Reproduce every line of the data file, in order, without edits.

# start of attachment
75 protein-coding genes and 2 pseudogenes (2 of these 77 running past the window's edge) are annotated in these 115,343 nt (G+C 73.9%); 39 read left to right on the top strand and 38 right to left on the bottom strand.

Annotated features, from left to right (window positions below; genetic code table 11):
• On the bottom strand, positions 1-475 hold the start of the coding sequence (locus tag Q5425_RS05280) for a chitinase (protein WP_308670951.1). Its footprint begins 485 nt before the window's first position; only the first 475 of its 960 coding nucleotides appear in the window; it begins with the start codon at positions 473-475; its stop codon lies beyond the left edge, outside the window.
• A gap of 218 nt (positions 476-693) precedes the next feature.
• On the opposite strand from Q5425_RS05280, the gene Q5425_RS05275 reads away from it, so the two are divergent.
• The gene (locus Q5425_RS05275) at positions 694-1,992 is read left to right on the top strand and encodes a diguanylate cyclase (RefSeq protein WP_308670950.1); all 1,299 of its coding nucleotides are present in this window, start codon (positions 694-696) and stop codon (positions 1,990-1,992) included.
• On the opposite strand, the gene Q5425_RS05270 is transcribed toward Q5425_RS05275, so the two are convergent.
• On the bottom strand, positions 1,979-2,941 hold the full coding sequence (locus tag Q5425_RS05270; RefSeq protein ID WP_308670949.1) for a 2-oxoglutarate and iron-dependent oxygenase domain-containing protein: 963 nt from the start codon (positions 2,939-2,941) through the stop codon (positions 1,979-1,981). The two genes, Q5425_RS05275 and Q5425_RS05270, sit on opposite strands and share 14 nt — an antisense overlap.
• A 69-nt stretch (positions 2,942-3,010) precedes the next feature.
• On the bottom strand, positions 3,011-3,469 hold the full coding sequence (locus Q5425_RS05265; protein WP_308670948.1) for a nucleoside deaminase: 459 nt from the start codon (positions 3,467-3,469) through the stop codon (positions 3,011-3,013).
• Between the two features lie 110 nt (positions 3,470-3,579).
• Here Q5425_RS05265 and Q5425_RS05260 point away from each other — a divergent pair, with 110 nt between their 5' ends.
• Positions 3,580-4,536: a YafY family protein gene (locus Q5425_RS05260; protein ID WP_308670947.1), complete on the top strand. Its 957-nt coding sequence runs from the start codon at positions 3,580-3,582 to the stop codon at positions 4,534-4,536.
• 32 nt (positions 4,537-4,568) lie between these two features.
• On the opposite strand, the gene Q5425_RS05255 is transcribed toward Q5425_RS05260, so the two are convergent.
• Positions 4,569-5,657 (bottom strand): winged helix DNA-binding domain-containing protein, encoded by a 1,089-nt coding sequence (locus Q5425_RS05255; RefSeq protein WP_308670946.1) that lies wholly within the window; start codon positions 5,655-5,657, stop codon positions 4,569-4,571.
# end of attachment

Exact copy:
75 protein-coding genes and 2 pseudogenes (2 of these 77 running past the window's edge) are annotated in these 115,343 nt (G+C 73.9%); 39 read left to right on the top strand and 38 right to left on the bottom strand.

Annotated features, from left to right (window positions below; genetic code table 11):
• On the bottom strand, positions 1-475 hold the start of the coding sequence (locus tag Q5425_RS05280) for a chitinase (protein WP_308670951.1). Its footprint begins 485 nt before the window's first position; only the first 475 of its 960 coding nucleotides appear in the window; it begins with the start codon at positions 473-475; its stop codon lies beyond the left edge, outside the window.
• A gap of 218 nt (positions 476-693) precedes the next feature.
• On the opposite strand from Q5425_RS05280, the gene Q5425_RS05275 reads away from it, so the two are divergent.
• The gene (locus Q5425_RS05275) at positions 694-1,992 is read left to right on the top strand and encodes a diguanylate cyclase (RefSeq protein WP_308670950.1); all 1,299 of its coding nucleotides are present in this window, start codon (positions 694-696) and stop codon (positions 1,990-1,992) included.
• On the opposite strand, the gene Q5425_RS05270 is transcribed toward Q5425_RS05275, so the two are convergent.
• On the bottom strand, positions 1,979-2,941 hold the full coding sequence (locus tag Q5425_RS05270; RefSeq protein ID WP_308670949.1) for a 2-oxoglutarate and iron-dependent oxygenase domain-containing protein: 963 nt from the start codon (positions 2,939-2,941) through the stop codon (positions 1,979-1,981). The two genes, Q5425_RS05275 and Q5425_RS05270, sit on opposite strands and share 14 nt — an antisense overlap.
• A 69-nt stretch (positions 2,942-3,010) precedes the next feature.
• On the bottom strand, positions 3,011-3,469 hold the full coding sequence (locus Q5425_RS05265; protein WP_308670948.1) for a nucleoside deaminase: 459 nt from the start codon (positions 3,467-3,469) through the stop codon (positions 3,011-3,013).
• Between the two features lie 110 nt (positions 3,470-3,579).
• Here Q5425_RS05265 and Q5425_RS05260 point away from each other — a divergent pair, with 110 nt between their 5' ends.
• Positions 3,580-4,536: a YafY family protein gene (locus Q5425_RS05260; protein ID WP_308670947.1), complete on the top strand. Its 957-nt coding sequence runs from the start codon at positions 3,580-3,582 to the stop codon at positions 4,534-4,536.
• 32 nt (positions 4,537-4,568) lie between these two features.
• On the opposite strand, the gene Q5425_RS05255 is transcribed toward Q5425_RS05260, so the two are convergent.
• Positions 4,569-5,657 (bottom strand): winged helix DNA-binding domain-containing protein, encoded by a 1,089-nt coding sequence (locus Q5425_RS05255; RefSeq protein WP_308670946.1) that lies wholly within the window; start codon positions 5,655-5,657, stop codon positions 4,569-4,571.